Matt Bevin, the current Republican Governor of Kentucky, who is not from Kentucky, who was instead born in Colorado, raised in New Hampshire, went to college in Virginia, worked as a financial consultant in Pennsylvania and Massachusetts, and then took over his family business in Connecticut, has been busy the last couple years following the dubious example of Wisconsin’s outgoing Governor Scott Walker by trying to raise his national conservative bonafides by attacking the school teachers of Kentucky.
The culmination of Matt Bevin’s attacks on Kentucky’s teachers was a bill that would strip away their pensions, and that was passed by adding it at the last minute to a bill that was supposed to be about sewage. The way in which the bill was passed landed it in the courts:
The Kentucky Supreme Court will now decide the constitutionality of public pension legislation after hearing oral arguments on Thursday.
Senate Bill 151 was originally an 11-page piece of legislation dealing with sewage. It passed the Senate in that form and had two reading in the House, but in the closing days of the 2018 General Assembly, a House committee substitute was presented, which contained most of the provisions of SB 1, the original pension reform bill which had stalled in the Senate.
The changes to SB 151 were adopted by the House committee, had a third reading in the House with final passage in that chamber, and the House changes were approved by the Senate, in a matter of just a few hours.
It is worth noting that Kentucky teachers most certainly need their pensions. It is all they have, because Kentucky teachers are not eligible for social security:
Worse, unlike most states and all private-sector workers, Kentucky’s teachers aren’t enrolled in Social Security. They don’t have access to the nationally portable, progressive retirement benefit which all other workers might take for granted. Without Social Security as a baseline of benefits, Kentucky teachers are even more exposed to the poorly structured, back-loaded state pension plan.
The carpetbagging Governor also accompanied his bill to strip away pensions from teachers with a veto of a school funding increase. Both actions caused Kentucky’s teachers to go on strike in the spring of 2018, which in turn encouraged Matt Bevin to level a disgusting accusation at Kentucky’s teachers:
“I guarantee you somewhere in Kentucky today a child was sexually assaulted that was left at home because there was nobody there to watch them,” Bevin said, according to a video posted to Twitter by a reporter for WDRB-TV. “I guarantee you somewhere today a child was physically harmed or ingested poison because they were home alone because a single parent didn’t have any money to take care of them. I’m offended by the idea that people so cavalierly and so flippantly disregarded what’s truly best for children.”
Bevin’s insult didn’t help his cause. The public for the most part took the side of the teachers, and that public support for the teacher strike helped convince the Kentucky legislature to override the Governor’s veto of the school funding increase. That was victory number one for Kentucky’s teachers, and students.
As Kentucky teachers declare victory after the Republican-dominated legislature overrode vetoes from the state’s GOP governor of a spending plan that included new money for education, the question going forward is whether teachers will be able to sustain their momentum into the fall elections when Republicans will try to defend their super majority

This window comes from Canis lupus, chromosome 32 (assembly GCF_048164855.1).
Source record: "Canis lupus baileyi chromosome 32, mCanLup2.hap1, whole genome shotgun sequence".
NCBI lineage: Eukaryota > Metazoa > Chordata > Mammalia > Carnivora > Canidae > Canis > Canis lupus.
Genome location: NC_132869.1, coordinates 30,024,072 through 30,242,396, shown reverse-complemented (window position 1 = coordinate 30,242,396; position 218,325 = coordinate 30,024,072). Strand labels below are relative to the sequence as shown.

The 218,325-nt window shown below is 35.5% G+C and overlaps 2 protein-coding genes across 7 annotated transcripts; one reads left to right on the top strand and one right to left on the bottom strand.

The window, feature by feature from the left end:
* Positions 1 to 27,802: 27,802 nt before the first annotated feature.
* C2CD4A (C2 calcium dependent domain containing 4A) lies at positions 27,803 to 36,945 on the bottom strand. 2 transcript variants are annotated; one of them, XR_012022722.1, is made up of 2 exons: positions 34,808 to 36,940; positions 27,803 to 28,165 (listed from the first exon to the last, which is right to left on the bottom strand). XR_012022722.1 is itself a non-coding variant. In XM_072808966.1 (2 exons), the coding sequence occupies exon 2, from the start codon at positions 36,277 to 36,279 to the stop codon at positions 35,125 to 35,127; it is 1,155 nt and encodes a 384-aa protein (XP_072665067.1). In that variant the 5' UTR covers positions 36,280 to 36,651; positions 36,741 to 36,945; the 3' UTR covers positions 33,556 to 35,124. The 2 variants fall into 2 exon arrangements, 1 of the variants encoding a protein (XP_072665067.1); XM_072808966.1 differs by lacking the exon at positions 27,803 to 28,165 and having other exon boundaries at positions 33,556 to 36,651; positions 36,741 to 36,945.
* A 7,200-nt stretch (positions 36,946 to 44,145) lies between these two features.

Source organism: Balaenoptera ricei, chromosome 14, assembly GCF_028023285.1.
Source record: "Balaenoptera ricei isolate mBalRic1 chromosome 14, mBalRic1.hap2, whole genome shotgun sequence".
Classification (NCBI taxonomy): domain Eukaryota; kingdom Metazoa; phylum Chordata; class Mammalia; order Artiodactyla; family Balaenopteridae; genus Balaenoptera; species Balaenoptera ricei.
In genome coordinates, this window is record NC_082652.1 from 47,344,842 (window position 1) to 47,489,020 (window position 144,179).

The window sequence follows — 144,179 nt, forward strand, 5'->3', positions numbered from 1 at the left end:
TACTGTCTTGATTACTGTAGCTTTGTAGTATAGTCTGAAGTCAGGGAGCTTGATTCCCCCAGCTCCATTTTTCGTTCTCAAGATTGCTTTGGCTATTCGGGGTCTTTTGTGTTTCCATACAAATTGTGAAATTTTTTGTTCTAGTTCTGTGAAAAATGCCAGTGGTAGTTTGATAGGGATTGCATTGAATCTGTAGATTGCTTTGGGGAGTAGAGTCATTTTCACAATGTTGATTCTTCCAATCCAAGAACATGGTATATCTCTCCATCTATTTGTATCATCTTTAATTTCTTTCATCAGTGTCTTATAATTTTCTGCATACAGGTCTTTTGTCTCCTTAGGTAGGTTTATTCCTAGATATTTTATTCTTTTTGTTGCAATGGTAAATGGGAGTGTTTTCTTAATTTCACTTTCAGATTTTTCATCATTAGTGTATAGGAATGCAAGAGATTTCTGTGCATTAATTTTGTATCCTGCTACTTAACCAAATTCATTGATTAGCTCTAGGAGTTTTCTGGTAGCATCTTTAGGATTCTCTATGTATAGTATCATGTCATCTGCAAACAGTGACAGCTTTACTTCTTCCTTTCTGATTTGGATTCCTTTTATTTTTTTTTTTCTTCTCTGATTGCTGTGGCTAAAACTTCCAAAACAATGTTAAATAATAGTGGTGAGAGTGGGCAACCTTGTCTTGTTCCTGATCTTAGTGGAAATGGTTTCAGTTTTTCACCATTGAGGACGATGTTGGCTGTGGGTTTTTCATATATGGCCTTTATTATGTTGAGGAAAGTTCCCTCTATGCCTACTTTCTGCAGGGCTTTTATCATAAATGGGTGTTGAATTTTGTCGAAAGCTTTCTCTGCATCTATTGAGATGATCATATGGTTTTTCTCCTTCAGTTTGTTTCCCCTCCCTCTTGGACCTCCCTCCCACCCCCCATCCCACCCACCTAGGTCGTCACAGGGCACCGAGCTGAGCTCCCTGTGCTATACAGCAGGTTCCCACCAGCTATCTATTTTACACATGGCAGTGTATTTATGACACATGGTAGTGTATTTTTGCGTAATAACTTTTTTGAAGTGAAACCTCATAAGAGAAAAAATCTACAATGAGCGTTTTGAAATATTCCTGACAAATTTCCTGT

Matt Bevin was undeterred, continuing to level insults at Kentucky’s teachers:
Hundreds of teachers and educators flocked to Frankfort to protest the pension reform bill, particularly an unpopular provision — a reduction of the annual cost-of-living increase in benefits of retired teachers from 1.5 percent to 1.0 percent.
“It’s about just straight up wanting more than your fair share,” Bevin said. “This is a group of people just throwing a temper tantrum.”
Gov. Matt Bevin (R) renewed his feud with Kentucky teachers during an interview that aired Friday, saying those who protested his efforts to overhaul the state’s pension system were confused and misinformed.
“The bottom line is they didn’t know and when folks asked them why, many of them didn’t know why they were there, they were there because the KEA [Kentucky Education Association] told them to be there,” Bevin told co-hosts Krystal Ball and Buck Sexton on “Rising.”
Bevin blamed union leaders, claiming they “mislead” and “misrepresented” facts to the public.
But again, Matt Bevin’s insults have accomplished nothing, as the Kentucky Supreme Court has given Kentucky’s teachers and students victory number two, striking down Bevin’s pension cuts in a unanimous decision:
In a rebuke of the General Assembly and a blow to Gov. Matt Bevin’s approach to reforming Kentucky’s pension system, the state Supreme Court on Thursday unanimously struck down the pension reform law passed by the legislature earlier this year.
The high court ruled that the speedy process used by Republican majorities to turn Senate Bill 151 from a sewer bill into a 291-page pension reform bill and zip it into law violated a provision within the state constitution intended to ensure that lawmakers have the “fair opportunity” to consider a bill before voting on it.
“We declare the enactment of SB 151 was contradictory to the Kentucky Constitution and is hereby void and of no effect,” Justice Daniel J. Venters wrote for the court.
This is cause for celebration for the people of Kentucky, most especially the teachers and their students. But, there is still one more victory that is yet to come, and that will be booting out their carpetbagging Governor in 2019 when he is up for re-election.